I am a director at Drug Free Long Island,Inc. and Drug Free Massapequa (a volunteer). I am retired after 25 years with Nassau County and 18 years with the Town of Oyster Bay.
At the Town I was deputy town attorney and in charge of employees relations and also drug and alcohol matters. At three seperate occasions, we had three individuals with drug and alcohol problems whose situations still haunt me. All three were desperately in need of long term inpatient care, over 30 days. Even I could tell by observation (as well as their doctor`s and therapists’ evaluations) that these were seriously ill people simply by listening to their speech patterns. Inpatient therapy had been ordered for them. The insurance company said no, not until they had failed two outpatient courses of treatment.
The alcohol abuser had. He was initially placed for 30-60 days inpatient, but against therapist orders he was terminated from treatment after 15 days. He was dead a few weeks later.
After the latest school shooting—one that claimed the life of an Oregon teen—it was revealed an Oklahoma-based company is marketing the “Bodyguard Blanket,” a foldable, bright-orange pad that can be strapped onto a child’s chest or back. The product promises to protect against “90 percent of all weapons that have been used in school shootings in the United States.”
The Department of Veterans’ Affairs (VA) has come under fire for delays with veterans’ benefits and care at their facilities. While I have already called for a criminal investigation into wrongdoing at the VA, I am writing to inform readers of my bill that would enact a common-sense solution to ensure veterans aren’t left waiting for claims.
Currently, New York veterans wait an average of 297 days to receive disability compensation and benefits, a time table that falls far short of the 125-day goal the VA has set for filling these claims. This is unacceptable.
I can imagine that here in Nassau County, where everything seems to go wrong, that the school zone cameras will become a reality. The ball however, is in the hands of the people who can either plan their routes so that they don’t pass by any schools or if it says 20 mph, creep through at 10 mph just to be safe. The streets have no minimum speed limit. Chances are 50 percent that the next light will be red anyway. What’s the rush?
It is up to us to insure that not one summons ever gets issued. Then, they would be saying “Those ‘creeps’ are scheming our scam.” After all the expense, they would not make a dime.
Those cameras would disappear fast. It is all about the money. The children’s safety has nothing to do with it.
— Charles Samek
I don’t know about you but my stomach is turning and it’s not from too many barbecues Memorial Day weekend. No, my stomach is turning because we, as a nation, are hypocritical in the treatment of our veterans.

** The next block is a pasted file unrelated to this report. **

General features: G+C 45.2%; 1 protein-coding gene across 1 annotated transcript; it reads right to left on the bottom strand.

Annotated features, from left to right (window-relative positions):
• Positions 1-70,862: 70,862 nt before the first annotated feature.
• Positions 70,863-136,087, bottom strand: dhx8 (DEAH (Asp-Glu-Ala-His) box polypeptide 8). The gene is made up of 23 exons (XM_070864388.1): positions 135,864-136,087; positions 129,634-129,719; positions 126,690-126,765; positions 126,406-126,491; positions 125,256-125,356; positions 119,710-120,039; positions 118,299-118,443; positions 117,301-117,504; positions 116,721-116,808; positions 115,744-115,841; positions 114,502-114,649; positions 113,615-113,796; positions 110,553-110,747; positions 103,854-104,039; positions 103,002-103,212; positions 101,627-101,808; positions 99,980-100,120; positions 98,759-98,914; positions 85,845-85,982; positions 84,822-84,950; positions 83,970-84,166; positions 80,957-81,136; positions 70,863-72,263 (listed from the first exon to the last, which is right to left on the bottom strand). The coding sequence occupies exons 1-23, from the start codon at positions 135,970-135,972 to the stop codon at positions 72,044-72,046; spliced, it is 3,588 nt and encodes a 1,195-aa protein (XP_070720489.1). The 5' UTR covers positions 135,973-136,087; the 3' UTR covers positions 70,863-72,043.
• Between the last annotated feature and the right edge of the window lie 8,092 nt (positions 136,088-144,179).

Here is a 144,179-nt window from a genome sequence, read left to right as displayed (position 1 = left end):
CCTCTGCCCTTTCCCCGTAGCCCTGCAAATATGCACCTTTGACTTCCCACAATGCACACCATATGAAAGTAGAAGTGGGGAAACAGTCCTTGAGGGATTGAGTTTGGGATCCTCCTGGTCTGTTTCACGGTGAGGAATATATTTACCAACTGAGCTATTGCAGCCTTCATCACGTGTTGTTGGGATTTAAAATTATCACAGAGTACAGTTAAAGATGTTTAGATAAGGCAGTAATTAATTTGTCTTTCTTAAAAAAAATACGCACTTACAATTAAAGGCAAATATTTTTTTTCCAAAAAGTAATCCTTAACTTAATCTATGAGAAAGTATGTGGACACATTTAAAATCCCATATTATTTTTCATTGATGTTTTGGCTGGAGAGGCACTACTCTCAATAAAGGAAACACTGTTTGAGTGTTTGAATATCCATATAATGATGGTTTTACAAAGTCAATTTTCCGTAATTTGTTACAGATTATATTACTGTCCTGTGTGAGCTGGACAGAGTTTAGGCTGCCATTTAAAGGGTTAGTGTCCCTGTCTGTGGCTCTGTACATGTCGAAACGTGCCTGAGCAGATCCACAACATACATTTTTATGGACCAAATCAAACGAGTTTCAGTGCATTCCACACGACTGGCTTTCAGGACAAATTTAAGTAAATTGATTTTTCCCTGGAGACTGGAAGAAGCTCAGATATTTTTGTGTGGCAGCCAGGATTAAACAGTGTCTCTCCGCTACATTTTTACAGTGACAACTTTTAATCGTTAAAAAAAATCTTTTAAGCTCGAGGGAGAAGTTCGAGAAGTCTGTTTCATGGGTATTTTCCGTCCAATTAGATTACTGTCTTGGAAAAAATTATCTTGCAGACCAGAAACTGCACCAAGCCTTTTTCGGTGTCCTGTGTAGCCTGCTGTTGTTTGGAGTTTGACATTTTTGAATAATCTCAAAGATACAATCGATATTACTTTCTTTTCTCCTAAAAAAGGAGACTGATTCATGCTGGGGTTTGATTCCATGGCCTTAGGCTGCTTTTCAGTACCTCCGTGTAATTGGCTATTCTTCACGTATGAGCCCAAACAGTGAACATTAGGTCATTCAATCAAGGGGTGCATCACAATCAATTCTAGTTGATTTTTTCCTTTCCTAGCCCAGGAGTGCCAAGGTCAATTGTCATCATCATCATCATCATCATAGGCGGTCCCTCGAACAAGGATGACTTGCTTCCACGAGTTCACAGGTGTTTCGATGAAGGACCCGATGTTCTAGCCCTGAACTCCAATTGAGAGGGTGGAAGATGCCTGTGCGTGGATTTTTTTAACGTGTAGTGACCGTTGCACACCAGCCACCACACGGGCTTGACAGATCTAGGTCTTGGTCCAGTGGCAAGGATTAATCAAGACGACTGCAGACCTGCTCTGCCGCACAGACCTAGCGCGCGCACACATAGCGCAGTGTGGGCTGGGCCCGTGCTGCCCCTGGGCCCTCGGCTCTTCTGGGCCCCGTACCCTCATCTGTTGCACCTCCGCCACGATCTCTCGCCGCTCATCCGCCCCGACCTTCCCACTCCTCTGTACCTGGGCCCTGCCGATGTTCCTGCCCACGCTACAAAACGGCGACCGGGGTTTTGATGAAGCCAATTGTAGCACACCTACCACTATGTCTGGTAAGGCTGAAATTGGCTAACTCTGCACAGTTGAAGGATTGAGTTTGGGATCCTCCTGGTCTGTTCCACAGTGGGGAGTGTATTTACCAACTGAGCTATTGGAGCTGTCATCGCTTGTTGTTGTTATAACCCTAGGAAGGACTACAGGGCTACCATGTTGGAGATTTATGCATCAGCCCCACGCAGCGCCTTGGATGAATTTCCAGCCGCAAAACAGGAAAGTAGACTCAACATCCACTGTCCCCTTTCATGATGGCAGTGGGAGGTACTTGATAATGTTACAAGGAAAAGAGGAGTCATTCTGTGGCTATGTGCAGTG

That’s not easy to write and I’m sure it makes some of you uncomfortable, but someone owes it to these men and women to speak what’s truly on their minds. I spent Memorial Day weekend at numerous observances and I had the honor of spending time with many veterans and their families. In no uncertain terms, our veterans are unanimously disgusted by the recent Veterans Administration (VA) healthcare revelations that treatment delays and falsified records have led to the deaths of fellow veterans.
Memorial Day has passed, marking the official start of the summer season, a season that is above all about warm sunshine.
The sun is an astonishing presence in our lives. It is a primary, primal, life-giving force on this planet. Humans, like many species, are drawn to bask in its warmth. We miss it in winter, falling prey to sadness—officially called seasonal affective disorder—in the months when Apollo’s
chariot arcs low in the sky.
We all remember springtime in high school and how it wasn’t always the rising temperatures that made us sweat. Finals time is stressful for students from all grades, but especially for those high school freshmen, sophomores, juniors and seniors.
Just the thought of the math Regents exam sends algebraic chills up our spines, culminating in a Pythagorean Theorem-sized anxiety attack. We remember those long nights of last-week cramming, with a steady diet of Mountain Dew and leftover Easter candy keeping our minds lubricated in wide-eyed hyper-sensitivity.
Since the beginning of the year, the Village Board has been very busy with developing plans for three major capital improvement projects (2014 Road Improvement; South 14th & 6th Ave. Drainage/Village Hall Parking Lot Reconstruction; and Reconstruction of the Tennis and Basketball Courts at Memorial Park) working on the budget, proposing an offer for a new contract with the CSEA Union, developing reorganization plans for the Building Department and Clerk’s Office, and finally, continuing to manage the Operation Downtown (Jericho Tpke) Project.
Living a stone’s throw from the LIRR main line for 48 years has given me a front row seat of various iterations of the Third Track Project costing from $195 million to $1.2 billion.
In the same 30-year period various iterations of replacing the Westbury Ellison Avenue Bridge have been put forth. Thank goodness there will be a new bridge soon. But how soon? Hopefully sooner than it took to eliminate the Mineola Roslyn Road at-grade crossing—eight years.
The New Hyde Park-Mineola Running Club is having its annual 8K race, 2 mile community walk, and children’s 1/4 mile fun run will be held Sunday, June 1, rain or shine. We are hoping for a huge turnout again this year. This is our 37th year. We appreciate holding the event because it is a great community outing, it serves great causes, and, importantly, helps to add to and promote health and fitness within our local communities.
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